Western Australia police orders first five-bladed H145 helicopter

Airbus Helicopters has received an order from the Western Australia police for a single five-bladed H145 helicopter for airborne missions, making it the first Australian operator of the type.

The helicopter will replace the police force’s sole Kawasaki BK117B, says Airbus Helicopters. It will also operate alongside the police’s AS365 N3+ helicopter.

Cirium fleets data indicates that the police force’s BK117B, registered VH-WAH, first entered service with Hachidai Corporation in Japan in 1990, before it was delivered by the police force two years later.

Apart from the two rotorcraft, the WA police also operates three Pilatus PC-12s, and one GippsAero GA8 Airvan.

The Western Australian police has ordered one five-bladed H145 helicopter.
Airbus Helicopter states that the H145, which will be based in Perth, will offer capabilities for the WA police, including night vision goggle compatibility, as well as single-pilot and instrument flight rules.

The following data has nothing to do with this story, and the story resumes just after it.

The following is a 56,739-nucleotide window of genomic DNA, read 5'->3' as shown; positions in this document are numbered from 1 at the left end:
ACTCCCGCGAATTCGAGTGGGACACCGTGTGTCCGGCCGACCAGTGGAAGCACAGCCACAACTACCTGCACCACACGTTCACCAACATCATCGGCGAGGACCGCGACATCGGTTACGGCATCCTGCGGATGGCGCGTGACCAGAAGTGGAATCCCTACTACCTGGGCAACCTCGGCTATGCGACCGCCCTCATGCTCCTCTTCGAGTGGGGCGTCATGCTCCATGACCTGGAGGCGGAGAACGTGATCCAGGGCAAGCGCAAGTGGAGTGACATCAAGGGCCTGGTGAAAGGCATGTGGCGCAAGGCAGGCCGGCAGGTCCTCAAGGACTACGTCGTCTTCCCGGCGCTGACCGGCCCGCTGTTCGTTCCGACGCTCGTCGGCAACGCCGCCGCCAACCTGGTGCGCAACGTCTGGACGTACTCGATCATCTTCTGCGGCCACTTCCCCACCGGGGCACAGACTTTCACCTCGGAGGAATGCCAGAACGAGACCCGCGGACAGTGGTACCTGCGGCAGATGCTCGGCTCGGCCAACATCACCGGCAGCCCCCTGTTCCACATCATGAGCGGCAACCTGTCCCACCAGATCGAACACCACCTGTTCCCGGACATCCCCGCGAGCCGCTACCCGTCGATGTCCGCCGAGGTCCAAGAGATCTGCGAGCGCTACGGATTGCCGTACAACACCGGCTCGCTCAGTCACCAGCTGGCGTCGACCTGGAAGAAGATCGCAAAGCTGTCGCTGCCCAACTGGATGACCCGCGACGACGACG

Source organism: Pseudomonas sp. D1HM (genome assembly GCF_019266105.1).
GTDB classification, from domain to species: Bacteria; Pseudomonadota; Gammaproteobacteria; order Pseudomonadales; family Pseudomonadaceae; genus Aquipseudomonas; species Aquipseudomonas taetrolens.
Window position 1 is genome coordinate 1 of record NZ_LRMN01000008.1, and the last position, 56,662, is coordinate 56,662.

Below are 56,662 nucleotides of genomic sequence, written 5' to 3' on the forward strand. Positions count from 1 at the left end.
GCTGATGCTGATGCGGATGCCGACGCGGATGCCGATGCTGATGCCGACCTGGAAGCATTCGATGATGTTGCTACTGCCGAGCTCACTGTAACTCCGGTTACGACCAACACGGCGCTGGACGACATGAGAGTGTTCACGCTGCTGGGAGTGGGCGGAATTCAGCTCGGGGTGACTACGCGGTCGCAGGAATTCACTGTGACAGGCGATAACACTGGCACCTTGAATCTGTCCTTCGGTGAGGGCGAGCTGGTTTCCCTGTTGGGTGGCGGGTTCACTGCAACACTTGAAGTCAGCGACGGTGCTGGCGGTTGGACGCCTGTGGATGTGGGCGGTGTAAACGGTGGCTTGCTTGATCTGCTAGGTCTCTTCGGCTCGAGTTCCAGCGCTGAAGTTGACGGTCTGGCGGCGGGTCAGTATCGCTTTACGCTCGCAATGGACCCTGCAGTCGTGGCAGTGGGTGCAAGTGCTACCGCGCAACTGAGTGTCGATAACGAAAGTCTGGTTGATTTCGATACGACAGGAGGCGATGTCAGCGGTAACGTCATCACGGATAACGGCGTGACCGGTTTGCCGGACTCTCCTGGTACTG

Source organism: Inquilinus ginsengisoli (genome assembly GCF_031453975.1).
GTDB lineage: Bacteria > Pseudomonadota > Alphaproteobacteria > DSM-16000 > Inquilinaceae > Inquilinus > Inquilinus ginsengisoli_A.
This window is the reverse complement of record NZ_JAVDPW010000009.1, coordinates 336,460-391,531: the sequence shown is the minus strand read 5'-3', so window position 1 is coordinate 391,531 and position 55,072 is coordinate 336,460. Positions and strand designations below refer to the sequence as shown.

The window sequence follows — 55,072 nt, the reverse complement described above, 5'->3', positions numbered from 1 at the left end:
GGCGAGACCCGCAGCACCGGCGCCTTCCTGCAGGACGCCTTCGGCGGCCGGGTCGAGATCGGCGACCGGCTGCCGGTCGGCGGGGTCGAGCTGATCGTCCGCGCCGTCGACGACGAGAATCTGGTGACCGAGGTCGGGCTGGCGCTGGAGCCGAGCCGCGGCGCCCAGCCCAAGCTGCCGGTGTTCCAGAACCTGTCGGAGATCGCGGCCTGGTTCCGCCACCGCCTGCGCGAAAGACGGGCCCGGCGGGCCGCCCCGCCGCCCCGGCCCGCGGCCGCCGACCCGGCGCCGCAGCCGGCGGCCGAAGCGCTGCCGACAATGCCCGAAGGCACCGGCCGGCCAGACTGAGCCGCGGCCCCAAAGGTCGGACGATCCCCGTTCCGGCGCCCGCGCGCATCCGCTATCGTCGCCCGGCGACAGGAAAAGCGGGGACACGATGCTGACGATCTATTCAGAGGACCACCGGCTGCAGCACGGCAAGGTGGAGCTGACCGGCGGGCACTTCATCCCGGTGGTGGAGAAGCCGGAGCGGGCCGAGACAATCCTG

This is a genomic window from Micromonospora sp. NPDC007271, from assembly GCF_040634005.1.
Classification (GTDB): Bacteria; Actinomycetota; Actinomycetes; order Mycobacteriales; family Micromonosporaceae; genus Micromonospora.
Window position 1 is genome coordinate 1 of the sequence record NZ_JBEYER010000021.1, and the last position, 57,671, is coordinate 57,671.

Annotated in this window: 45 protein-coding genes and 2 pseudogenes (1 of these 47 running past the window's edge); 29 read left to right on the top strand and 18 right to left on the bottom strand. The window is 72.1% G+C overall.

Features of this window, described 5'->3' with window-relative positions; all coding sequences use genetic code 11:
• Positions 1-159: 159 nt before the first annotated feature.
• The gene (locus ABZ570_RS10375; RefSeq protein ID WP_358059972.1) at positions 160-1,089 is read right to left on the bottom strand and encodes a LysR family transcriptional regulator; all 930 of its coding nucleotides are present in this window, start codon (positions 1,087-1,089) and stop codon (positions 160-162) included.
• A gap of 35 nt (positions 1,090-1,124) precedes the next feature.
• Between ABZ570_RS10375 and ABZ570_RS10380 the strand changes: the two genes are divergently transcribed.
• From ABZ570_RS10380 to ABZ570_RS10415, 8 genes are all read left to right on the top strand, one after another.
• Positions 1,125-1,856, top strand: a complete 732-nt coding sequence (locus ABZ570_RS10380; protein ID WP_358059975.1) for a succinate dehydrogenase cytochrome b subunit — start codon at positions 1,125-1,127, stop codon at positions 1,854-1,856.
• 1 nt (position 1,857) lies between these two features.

It will also have a fully integrated on-board police mission system, alongside Airbus’s Helionix avionics suite and a 4-axis autopilot system, which Airbus Helicopters say will “significantly” reduce crew workload.

“The H145 is well regarded as a reference law enforcement helicopter, and we are proud to be able to configure the aircraft to include the mobile policing command post to enhance the capability of the WA Police Force, both in the air and on the ground,” says Airbus Australia Pacific managing director Andrew Mathewson.

Airbus Helicopters did not indicate when the WA police will take delivery of the rotorcraft. Earlier reports have indicated an end-September timeline for Airbus Helicopters to begin deliveries of the five-bladed H145s, after it achieved European certification of the modification.

The upgrade sees the H145 gain an additional 150kg (330lb) of useful load from the higher performance of the new bearingless main rotor. The improved rotor also helps lift maximum take-off weight by 100kg, to 3.8t.

This article has been re-produced in its entirety from the Flight Global Website and can be found here

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